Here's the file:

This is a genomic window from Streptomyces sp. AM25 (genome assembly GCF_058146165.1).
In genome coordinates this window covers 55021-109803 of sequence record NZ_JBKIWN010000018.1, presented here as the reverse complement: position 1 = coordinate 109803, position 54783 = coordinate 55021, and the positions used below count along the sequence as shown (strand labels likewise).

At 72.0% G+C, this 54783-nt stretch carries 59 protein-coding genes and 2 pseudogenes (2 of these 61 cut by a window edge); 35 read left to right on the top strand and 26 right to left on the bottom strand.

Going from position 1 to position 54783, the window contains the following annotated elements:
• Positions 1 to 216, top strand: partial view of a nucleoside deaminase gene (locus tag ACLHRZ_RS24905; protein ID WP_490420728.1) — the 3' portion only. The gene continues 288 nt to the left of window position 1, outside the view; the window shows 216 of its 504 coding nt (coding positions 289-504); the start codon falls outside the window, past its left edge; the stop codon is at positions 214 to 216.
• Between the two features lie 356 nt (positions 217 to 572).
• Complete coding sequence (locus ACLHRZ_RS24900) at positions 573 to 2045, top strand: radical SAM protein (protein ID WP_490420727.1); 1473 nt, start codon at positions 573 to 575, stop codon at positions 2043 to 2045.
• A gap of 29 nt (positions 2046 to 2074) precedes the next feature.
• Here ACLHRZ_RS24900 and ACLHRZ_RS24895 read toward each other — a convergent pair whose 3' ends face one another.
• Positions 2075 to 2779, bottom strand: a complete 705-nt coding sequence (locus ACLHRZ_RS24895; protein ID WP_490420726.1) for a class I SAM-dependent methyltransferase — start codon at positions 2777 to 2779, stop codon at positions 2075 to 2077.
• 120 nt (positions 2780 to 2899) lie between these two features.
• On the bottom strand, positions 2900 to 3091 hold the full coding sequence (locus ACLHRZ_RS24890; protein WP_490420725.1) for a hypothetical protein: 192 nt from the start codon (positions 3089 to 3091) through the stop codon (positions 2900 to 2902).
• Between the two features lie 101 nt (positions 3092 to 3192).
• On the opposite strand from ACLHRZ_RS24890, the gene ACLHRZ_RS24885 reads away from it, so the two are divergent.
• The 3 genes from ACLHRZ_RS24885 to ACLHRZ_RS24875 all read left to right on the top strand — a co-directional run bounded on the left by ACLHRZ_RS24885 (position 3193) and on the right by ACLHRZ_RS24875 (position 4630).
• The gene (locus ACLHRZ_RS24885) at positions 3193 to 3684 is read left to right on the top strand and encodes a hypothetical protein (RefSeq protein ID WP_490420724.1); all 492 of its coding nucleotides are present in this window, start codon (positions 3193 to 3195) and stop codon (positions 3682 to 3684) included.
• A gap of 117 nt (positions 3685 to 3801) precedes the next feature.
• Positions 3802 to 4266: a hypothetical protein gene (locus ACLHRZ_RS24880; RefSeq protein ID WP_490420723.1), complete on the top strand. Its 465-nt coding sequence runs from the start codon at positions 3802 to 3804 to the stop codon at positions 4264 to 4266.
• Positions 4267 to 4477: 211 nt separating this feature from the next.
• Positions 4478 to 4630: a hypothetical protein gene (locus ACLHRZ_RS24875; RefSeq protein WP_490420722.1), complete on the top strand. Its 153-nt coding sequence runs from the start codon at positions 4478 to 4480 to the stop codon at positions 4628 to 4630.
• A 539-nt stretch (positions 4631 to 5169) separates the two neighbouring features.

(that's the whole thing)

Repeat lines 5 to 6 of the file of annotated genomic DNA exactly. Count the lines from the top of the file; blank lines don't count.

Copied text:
• Positions 1 to 216, top strand: partial view of a nucleoside deaminase gene (locus tag ACLHRZ_RS24905; protein ID WP_490420728.1) — the 3' portion only. The gene continues 288 nt to the left of window position 1, outside the view; the window shows 216 of its 504 coding nt (coding positions 289-504); the start codon falls outside the window, past its left edge; the stop codon is at positions 214 to 216.
• Between the two features lie 356 nt (positions 217 to 572).